Plant-Derived Sucrose Is a Key Element in the Symbiotic Association between Trichoderma virens and Maize Plants
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Fungal species belonging to the genus Trichoderma colonize the rhizosphere of many plants, resulting in beneficial effects such as increased resistance to pathogens and greater yield and productivity. However, the molecular mechanisms that govern the recognition and association between Trichoderma and their hosts are still largely unknown. In this report, we demonstrate that plant-derived sucrose (Suc) is an important resource provided to Trichoderma cells and is also associated with the control of root colonization. We describe the identification and characterization of an intracellular invertase from Trichoderma virens (TvInv) important for the mechanisms that control the symbiotic association and fungal growth in the presence of Suc. Gene expression studies revealed that the hydrolysis of plant-derived Suc in T. virens is necessary for the up-regulation of Sm1, the Trichoderma-secreted elicitor that systemically activates the defense mechanisms in leaves. We determined that as a result of colonization of maize (Zea mays) roots by T. virens, photosynthetic rate increases in leaves and the functional expression of tvinv is crucial for such effect. In agreement, the steady-state levels of mRNA for Rubisco small subunit and the oxygen-evolving enhancer 3-1 were increased in leaves of plants colonized by wild-type T. virens. We conclude that during the symbiosis, the sucrolytic activity in the fungal cells affects the sink activity of roots, directing carbon partitioning toward roots and increasing the rate of photosynthesis in leaves. A discussion of the role of Suc in controlling the fungal proliferation on roots and its pivotal role in the coordination of plant-microbe associations is provided.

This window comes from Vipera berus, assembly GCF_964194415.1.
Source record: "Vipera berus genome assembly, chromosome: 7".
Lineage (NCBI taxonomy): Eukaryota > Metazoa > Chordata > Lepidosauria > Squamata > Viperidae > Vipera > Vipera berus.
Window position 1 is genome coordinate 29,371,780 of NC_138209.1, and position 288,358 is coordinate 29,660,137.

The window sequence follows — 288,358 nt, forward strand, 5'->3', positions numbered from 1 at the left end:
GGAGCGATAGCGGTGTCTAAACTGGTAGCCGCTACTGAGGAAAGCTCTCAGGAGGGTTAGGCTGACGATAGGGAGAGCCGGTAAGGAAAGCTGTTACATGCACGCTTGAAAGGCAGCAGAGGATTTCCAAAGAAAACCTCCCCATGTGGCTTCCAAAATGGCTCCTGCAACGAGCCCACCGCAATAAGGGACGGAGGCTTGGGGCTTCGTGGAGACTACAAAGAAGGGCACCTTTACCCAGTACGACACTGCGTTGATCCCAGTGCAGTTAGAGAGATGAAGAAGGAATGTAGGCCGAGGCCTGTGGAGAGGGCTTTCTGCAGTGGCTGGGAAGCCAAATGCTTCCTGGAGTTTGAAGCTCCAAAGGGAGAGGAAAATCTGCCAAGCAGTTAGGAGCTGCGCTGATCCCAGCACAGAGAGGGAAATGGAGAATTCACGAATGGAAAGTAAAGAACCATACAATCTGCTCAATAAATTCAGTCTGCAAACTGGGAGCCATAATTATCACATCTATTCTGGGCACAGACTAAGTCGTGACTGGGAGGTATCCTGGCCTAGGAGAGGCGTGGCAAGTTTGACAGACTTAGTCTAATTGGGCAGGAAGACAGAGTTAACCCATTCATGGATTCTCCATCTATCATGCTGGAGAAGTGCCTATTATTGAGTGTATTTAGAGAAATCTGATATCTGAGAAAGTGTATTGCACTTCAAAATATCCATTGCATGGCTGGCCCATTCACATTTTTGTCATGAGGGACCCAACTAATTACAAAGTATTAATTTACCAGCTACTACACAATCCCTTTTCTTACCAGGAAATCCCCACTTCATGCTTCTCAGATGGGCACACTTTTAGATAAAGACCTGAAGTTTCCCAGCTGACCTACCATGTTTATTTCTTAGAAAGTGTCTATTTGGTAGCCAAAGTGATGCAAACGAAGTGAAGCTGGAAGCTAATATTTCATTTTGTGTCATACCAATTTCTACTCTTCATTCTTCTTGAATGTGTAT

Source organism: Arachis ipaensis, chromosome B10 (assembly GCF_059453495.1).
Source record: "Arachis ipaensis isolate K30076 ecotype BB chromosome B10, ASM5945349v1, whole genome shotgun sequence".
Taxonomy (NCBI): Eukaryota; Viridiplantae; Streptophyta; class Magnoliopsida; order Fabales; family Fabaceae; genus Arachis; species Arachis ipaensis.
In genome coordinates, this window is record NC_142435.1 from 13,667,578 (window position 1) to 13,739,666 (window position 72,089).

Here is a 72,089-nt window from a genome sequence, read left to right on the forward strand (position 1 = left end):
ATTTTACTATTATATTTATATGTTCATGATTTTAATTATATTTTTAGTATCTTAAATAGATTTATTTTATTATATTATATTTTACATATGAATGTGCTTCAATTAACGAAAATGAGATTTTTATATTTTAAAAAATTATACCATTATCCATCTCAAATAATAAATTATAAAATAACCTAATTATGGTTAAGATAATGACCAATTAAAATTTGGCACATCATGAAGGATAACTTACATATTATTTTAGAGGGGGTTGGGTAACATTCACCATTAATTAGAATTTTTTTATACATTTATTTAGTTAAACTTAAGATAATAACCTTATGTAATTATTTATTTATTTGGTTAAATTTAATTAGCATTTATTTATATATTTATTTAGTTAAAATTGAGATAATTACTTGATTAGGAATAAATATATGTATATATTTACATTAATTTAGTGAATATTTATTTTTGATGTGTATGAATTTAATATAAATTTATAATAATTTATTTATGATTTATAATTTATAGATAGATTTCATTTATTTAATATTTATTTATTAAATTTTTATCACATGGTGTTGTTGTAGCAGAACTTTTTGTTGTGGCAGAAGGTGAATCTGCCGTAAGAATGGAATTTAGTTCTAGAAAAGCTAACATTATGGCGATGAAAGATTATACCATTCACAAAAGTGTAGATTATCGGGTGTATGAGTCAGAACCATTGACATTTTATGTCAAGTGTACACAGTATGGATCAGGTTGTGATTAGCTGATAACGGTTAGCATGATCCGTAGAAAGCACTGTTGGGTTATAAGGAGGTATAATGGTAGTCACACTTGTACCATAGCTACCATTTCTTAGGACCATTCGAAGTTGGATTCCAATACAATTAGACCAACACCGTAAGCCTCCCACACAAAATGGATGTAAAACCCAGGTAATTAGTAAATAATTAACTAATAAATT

author list (cited authors)
Vargas, W. A., Mandawe, J. C., & Kenerley, C. M.